How much control should your prior spouse have over your assets if your children are minors? If you pass away leaving your assets to minor children, your prior spouse, as their parent, is a natural guardian of their property as well. Should that spouse be able to use and dispose of your assets (for only the children’s benefit of course!) during their years of minority? Perhaps those assets you left to your children would be better protected by an independent trustee?
Wills versus Trusts as Estate Planning Tools for Blended Families
A Last Will and Testament is the most basic estate planning tool and even if you choose to plan through some type of trust, you should always have a will in place to take care of any forgotten assets. This is commonly referred to as a pour over will in that it leaves any remaining assets to the trust established as your main planning vehicle.
The problem with relying on a will as the primary planning tool in blended family estate planning is that once an asset is distributed under your will, you lose all control over how that asset is used or distributed upon the beneficiary’s passing.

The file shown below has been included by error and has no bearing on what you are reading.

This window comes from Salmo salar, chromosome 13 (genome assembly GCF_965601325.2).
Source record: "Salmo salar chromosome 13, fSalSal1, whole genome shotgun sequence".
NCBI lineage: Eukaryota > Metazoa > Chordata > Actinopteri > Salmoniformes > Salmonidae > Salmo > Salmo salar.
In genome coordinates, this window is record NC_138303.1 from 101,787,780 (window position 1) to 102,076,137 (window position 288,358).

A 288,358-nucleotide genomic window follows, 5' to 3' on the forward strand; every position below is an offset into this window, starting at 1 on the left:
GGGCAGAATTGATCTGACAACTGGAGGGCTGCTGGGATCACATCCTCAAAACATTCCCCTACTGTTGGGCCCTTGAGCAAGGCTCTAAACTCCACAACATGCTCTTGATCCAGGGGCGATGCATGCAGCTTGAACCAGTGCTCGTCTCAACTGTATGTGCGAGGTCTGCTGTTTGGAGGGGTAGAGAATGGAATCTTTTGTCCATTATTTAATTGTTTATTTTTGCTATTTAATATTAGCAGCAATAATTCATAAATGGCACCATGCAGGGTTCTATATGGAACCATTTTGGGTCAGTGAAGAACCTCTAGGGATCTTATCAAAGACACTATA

For example, if you leave all of your assets to your new spouse, then you have no control over how your new spouse chooses to distribute those assets via his or her will. While you may be aware of the contents your new spouse’s will now, your new spouse can always change their will after you pass. This is one of the most common ways in which children from a prior marriage get left out.
Those assets you dispose of with a will are also subject to the beneficiary’s complete control – and therefore – subject to claims by their creditors or gifts to people you may not want to receive the benefit of all your hard work.
For example, if leave your assets to a spouse who remarries – then their new spouse now has access to all of your assets and hard work. It would be a shame for those assets to go to waste and not be available to provide for your children.
That is why most blended family estate planning will involve the use of trusts. A trust allows you to plan for who should benefit from your assets through multiple generations.